5 Facts about the Age-Friendly Communities Initiative

In SCOPE’s last newsletter, we asked our readers to contribute their voices to the Age-Friendly Sarasota initiative by taking a survey distributed by Kathy Black, Ph.D., a gerontologist, professor, and leader of Age-Friendly Sarasota on behalf of The Patterson Foundation.  Although I helped put the survey on our website and into our newsletter, I did not look that deeply into the initiative. As a recent college graduate, I wrote it off as something that does not pertain to me. However after doing some research about what age-friendly means, its importance to my life became evident. Aging is something that happens to almost everyone, and it would be nice if my community is accessible to me by the time I am older. In addition, our cities and neighborhoods must allow for active participation of people of all ages and abilities in order to be sustainable in the years to come. Here are 5 facts that will help you understand what age-friendly means, and what Age-Friendly Sarasota aims to accomplish.

1. The movement to create an “age-friendly world” was created by the World Health Organization to meet the challenge of urbanization and population aging.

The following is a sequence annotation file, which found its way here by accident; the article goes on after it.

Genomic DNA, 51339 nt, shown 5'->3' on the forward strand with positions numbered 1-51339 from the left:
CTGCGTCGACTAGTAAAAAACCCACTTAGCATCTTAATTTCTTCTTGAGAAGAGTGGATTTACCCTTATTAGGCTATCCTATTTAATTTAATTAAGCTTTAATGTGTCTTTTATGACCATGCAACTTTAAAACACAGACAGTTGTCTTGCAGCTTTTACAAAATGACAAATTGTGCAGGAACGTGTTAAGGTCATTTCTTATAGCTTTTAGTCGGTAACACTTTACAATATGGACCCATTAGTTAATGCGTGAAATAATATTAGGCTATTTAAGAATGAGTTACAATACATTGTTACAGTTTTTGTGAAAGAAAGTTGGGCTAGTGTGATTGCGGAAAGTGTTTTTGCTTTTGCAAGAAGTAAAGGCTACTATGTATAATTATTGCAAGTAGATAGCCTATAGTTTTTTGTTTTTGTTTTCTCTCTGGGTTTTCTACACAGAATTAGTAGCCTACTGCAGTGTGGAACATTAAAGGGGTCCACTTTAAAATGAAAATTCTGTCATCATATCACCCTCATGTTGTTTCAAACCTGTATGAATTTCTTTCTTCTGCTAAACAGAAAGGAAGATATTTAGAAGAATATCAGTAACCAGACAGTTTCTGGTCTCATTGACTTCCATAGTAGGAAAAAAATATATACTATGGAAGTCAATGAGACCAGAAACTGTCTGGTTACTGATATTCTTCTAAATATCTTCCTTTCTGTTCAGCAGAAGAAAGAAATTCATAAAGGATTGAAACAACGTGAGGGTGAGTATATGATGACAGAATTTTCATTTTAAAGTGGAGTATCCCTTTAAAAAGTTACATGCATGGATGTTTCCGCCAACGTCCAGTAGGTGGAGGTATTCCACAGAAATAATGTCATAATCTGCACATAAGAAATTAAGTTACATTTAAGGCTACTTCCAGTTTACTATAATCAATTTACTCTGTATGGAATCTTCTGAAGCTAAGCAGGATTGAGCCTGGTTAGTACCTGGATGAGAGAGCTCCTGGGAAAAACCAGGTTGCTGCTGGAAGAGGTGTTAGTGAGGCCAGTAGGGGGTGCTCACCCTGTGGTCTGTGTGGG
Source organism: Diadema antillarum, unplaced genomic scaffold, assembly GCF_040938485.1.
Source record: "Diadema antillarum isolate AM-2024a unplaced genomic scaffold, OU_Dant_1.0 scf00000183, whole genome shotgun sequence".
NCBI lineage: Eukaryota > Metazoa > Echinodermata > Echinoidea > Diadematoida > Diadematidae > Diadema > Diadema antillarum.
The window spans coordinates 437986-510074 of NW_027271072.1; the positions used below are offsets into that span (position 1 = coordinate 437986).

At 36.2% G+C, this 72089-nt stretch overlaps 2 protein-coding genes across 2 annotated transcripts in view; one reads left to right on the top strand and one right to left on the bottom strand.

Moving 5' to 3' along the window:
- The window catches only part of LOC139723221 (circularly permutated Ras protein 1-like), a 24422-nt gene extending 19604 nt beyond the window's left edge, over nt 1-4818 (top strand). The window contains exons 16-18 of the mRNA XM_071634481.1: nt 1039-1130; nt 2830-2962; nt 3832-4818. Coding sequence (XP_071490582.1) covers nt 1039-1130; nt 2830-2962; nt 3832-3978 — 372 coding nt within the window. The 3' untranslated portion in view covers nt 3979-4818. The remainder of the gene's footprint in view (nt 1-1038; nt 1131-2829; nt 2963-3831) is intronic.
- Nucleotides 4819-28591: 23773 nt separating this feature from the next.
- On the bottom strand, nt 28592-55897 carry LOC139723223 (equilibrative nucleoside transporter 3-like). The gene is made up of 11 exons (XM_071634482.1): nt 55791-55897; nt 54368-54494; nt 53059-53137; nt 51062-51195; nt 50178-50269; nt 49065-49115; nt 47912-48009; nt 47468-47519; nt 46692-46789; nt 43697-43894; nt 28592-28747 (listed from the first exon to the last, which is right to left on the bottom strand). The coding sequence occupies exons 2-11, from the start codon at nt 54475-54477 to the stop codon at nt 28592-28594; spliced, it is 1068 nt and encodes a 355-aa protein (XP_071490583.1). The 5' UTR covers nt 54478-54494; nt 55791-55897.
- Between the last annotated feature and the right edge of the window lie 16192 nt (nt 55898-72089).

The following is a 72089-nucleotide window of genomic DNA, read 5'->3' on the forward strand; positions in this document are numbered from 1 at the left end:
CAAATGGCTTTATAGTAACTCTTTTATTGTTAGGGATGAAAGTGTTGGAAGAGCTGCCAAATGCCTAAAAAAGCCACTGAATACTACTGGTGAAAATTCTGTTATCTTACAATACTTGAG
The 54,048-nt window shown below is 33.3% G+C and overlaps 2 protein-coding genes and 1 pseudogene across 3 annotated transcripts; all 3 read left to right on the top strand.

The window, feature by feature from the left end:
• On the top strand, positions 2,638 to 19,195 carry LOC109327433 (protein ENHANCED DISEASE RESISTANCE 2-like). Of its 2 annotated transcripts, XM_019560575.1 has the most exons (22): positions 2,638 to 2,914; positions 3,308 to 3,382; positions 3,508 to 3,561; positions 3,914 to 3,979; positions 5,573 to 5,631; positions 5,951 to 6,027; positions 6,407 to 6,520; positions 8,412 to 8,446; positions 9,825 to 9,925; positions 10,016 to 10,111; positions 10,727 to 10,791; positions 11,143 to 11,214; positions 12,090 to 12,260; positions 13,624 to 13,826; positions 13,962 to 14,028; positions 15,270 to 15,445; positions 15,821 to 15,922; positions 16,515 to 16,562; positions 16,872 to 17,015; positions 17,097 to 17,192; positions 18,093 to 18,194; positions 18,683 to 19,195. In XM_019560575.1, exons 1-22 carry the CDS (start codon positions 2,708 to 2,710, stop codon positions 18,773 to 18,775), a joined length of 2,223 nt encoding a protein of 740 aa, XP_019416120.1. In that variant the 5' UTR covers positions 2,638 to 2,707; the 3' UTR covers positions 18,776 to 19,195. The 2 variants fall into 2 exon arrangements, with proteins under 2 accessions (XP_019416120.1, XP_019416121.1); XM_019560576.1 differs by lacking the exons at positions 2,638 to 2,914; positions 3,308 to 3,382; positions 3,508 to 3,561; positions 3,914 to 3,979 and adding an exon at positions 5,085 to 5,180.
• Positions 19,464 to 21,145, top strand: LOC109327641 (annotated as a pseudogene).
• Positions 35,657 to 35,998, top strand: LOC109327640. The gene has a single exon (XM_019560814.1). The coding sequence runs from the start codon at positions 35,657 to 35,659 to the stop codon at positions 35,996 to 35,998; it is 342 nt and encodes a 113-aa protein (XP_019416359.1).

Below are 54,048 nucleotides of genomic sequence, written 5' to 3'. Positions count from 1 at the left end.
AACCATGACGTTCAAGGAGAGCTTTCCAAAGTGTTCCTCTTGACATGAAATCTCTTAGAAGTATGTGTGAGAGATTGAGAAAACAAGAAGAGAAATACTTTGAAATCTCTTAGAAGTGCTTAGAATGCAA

The project was conceived in June 2005 at the opening session of the XVIII IAGG World Congress of Gerontology and Geriatrics in Rio de Janeiro, Brazil. It gained immediate interest because of the awareness of two global phenomena happening simultaneously: population aging and urbanization.

The world is getting older. By 2050, there will be more elderly people in the world than children (aged 0-14) for the first time in human history1. At the same time, cities are growing rapidly. In 2007, half of the global population lived in cities. The World Health Organization estimates that by 2030 that number will be at 60%. Currently, the proportion of older people residing in cities roughly matches that of young people (around 80%). The realization of these two simultaneous phenomena led the WHO to recognize that we must make cities more physically and socially accessible to older people, in order to make them sustainable.

2. The initiative drives us to rethink what aging means.

The idea behind making cities and communities “age-friendly” is that older people are resources, not burdens. From this enlightened mindset, we are inspired to change our social and built environment in a way that enables older people to actively continue to participate in the community. This consists of a wide range of efforts including making buildings more accessible, having reliable and affordable public transportation, having employment and volunteer opportunities available to older people, and having facilities where people can gather and socialize.

Enabling this active participation would, in turn, benefit the entire community. Families experience less stress if older people have access to adequate health services and community support, the community benefits from participation of older people in volunteer and paid work, and the local economy benefits from their patronage.

3. The Age-Friendly guide and checklist was created using a bottom-up participatory approach